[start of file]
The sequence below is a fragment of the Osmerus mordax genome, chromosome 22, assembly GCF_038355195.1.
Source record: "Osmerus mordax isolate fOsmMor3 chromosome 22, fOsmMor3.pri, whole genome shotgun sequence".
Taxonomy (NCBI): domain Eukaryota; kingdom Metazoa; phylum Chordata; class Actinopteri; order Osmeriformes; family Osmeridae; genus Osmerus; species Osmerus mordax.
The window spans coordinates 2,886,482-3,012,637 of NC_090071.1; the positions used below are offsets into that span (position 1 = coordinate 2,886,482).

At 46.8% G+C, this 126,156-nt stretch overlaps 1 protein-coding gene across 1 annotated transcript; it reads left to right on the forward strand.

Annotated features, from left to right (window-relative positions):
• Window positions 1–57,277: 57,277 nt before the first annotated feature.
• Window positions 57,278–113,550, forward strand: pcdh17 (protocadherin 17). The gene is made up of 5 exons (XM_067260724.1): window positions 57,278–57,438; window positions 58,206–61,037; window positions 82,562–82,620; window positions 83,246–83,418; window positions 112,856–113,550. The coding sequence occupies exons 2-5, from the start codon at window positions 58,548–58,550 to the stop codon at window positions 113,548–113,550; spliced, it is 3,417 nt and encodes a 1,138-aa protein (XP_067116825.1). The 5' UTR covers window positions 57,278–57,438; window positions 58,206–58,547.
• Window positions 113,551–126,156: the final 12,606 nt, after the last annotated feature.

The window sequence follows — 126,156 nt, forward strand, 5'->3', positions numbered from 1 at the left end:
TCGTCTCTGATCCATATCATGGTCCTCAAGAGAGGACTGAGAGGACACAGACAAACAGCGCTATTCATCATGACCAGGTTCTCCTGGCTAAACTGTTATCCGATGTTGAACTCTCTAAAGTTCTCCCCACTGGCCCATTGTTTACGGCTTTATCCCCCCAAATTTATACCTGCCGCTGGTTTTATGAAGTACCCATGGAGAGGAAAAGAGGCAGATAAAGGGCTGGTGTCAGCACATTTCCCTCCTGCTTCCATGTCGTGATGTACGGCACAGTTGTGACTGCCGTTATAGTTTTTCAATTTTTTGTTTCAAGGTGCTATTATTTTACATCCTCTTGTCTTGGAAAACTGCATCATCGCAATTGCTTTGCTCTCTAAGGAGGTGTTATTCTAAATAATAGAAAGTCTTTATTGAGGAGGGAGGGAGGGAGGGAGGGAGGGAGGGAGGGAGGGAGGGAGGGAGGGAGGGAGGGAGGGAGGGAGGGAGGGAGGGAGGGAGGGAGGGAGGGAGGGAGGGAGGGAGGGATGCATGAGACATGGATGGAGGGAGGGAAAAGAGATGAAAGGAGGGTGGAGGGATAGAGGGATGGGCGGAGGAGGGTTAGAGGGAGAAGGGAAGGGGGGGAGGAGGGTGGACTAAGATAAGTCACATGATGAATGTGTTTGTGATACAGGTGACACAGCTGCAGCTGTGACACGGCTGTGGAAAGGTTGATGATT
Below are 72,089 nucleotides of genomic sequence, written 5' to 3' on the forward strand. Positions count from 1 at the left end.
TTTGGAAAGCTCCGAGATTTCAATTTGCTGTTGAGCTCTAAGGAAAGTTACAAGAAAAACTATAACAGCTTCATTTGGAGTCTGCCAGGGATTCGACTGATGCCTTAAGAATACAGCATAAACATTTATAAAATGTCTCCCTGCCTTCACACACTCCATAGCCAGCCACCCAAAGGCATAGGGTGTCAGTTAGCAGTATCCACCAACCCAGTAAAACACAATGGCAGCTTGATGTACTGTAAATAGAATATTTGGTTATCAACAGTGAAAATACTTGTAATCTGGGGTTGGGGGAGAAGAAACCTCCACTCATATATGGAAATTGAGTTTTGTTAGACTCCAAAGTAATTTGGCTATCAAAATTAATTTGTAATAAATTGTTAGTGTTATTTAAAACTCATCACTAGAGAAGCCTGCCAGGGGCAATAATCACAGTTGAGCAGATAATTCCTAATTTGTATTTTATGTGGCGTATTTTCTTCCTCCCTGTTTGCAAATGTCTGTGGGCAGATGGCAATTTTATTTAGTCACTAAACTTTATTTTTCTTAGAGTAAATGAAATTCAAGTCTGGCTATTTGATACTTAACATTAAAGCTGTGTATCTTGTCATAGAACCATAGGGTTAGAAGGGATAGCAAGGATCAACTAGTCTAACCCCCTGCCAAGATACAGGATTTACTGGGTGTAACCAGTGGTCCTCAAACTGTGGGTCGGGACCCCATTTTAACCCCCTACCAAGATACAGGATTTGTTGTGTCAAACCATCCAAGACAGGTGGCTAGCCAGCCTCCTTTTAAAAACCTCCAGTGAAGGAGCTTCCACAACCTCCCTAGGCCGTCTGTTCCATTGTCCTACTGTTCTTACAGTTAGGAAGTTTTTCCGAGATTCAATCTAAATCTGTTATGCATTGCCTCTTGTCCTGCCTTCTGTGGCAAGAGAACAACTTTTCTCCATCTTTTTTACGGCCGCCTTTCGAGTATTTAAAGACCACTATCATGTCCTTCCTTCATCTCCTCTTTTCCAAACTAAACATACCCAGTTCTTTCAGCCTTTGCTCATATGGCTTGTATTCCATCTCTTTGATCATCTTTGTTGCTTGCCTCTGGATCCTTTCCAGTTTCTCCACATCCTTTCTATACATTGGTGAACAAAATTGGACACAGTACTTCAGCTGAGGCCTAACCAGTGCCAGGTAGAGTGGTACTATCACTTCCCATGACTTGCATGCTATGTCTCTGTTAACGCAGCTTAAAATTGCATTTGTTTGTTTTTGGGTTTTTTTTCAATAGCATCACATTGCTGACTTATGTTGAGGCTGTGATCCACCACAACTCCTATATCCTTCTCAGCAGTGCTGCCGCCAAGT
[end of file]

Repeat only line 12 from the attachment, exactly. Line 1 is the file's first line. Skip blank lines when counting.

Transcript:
Below are 72,089 nucleotides of genomic sequence, written 5' to 3' on the forward strand. Positions count from 1 at the left end.